“For several years, Hexagon has maintained a visual tool for building geoprocesses, so geoprocessing is certainly not foreign to the Hexagon community,” said Stan. “This capability has been exposed through internal interfaces and even OGC Web Processing Service (WPS) to a limited extent. Over the last year, we have been developing a standalone, highly scalable service to be used in executing these processes, but we were not thrilled to expose this service through the xml-based WPS. The stars started to align when OGC changed its focus to a more RESTful based approach with standards defined with REST interfaces and using geojson. We felt this fit much better in our roadmap as it pertained to geoprocessing.”
OGC API – Processes is just one Standard from the new family of OGC API Standards being developed by the OGC Community. OGC API Standards define modular APIs that spatially enable Web APIs in a consistent way – making them “building blocks for location.” OGC API Standards make use of the popular OpenAPI specification, so are easy to implement and access.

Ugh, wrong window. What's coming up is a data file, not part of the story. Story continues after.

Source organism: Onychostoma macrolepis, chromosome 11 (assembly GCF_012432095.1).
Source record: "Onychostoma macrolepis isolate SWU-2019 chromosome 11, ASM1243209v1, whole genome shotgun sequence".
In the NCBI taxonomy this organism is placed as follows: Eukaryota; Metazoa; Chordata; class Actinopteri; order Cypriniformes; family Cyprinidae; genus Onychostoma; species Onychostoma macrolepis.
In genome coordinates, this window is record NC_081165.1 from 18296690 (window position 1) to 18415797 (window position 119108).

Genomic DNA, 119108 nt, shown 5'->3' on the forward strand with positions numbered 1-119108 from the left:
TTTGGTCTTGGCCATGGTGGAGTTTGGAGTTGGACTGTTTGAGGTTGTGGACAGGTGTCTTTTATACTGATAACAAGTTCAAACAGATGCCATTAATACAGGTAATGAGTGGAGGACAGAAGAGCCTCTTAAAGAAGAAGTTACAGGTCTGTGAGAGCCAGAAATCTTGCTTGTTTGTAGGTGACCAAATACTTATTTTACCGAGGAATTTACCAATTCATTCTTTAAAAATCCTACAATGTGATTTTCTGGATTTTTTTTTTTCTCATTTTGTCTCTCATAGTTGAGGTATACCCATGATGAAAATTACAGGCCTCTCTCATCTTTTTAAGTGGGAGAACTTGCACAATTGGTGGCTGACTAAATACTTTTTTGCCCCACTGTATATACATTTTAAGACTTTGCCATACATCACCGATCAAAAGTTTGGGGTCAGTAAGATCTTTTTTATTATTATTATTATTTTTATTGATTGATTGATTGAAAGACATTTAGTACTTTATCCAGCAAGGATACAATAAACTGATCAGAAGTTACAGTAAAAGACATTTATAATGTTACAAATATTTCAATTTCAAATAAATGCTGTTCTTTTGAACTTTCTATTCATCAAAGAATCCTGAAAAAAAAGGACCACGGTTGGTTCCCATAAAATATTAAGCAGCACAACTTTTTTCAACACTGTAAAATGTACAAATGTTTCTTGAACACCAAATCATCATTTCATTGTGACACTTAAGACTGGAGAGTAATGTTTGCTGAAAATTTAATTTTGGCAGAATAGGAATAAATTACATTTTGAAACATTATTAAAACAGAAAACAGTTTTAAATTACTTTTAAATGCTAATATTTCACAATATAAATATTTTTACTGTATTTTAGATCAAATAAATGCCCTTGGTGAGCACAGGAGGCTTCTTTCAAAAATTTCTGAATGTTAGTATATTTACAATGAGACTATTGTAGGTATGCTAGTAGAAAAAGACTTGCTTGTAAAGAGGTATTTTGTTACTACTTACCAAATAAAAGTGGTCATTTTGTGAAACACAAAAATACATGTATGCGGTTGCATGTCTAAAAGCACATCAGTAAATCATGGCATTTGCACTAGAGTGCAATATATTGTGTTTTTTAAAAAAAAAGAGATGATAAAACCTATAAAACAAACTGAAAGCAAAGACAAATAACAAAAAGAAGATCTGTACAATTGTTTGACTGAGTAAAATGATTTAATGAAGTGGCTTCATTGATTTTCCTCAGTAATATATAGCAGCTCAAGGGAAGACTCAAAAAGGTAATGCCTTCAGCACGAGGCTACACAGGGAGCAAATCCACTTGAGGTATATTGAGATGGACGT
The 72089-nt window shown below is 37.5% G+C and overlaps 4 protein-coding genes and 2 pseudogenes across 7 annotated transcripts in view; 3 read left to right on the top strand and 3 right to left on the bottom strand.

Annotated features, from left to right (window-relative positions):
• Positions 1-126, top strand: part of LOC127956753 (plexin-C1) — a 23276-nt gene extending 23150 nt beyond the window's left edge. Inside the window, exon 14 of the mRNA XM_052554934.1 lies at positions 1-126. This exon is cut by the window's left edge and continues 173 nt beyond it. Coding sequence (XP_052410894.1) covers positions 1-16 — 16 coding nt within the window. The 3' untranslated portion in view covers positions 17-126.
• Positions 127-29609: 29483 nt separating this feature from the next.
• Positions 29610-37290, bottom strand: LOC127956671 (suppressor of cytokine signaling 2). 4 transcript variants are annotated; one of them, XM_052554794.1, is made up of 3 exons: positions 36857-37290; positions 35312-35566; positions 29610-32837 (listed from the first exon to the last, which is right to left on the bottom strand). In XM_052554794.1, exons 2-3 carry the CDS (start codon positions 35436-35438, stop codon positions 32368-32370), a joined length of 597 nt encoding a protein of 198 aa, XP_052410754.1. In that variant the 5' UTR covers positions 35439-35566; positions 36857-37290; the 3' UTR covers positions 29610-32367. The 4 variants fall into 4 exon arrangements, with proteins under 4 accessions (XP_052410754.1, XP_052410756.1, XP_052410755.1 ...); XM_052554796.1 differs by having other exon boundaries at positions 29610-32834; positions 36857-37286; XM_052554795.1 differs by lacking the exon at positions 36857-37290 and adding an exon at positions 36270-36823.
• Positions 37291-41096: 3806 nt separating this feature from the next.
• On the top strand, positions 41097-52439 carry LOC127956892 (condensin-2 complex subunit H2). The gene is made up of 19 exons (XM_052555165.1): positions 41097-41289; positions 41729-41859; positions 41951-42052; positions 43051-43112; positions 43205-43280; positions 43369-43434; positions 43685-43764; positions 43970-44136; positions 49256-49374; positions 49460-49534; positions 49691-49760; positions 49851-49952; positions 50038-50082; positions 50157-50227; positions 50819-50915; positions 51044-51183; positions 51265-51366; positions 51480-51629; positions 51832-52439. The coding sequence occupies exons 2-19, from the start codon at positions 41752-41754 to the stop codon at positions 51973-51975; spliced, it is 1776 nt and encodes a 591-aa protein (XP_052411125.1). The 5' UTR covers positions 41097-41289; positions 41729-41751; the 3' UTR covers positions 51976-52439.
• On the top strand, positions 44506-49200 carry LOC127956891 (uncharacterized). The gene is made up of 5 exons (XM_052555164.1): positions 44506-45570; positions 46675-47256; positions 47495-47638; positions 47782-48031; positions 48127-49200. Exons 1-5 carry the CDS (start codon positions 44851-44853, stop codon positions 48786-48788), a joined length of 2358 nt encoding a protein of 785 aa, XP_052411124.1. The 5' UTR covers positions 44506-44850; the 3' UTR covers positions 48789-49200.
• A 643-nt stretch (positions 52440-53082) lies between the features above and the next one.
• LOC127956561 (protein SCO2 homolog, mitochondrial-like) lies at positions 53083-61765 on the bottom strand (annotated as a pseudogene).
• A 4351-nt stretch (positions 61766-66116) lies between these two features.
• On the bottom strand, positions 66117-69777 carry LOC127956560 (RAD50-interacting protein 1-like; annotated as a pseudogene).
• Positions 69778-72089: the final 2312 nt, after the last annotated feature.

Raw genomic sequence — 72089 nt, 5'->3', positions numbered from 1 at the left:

“Regarding the benefits of developing interfaces based on OGC API – Processes, we see positive gains on both the backend and frontend,” continued Stan. “First, the development of the APIs has been very easy to pick up by developers that may not have had a lot of exposure to OGC in the past. Lots of tools are available to help with auto-generated code and the use of OpenAPI Specification 3.0 has been a valuable way to provide an abstracted access to our service.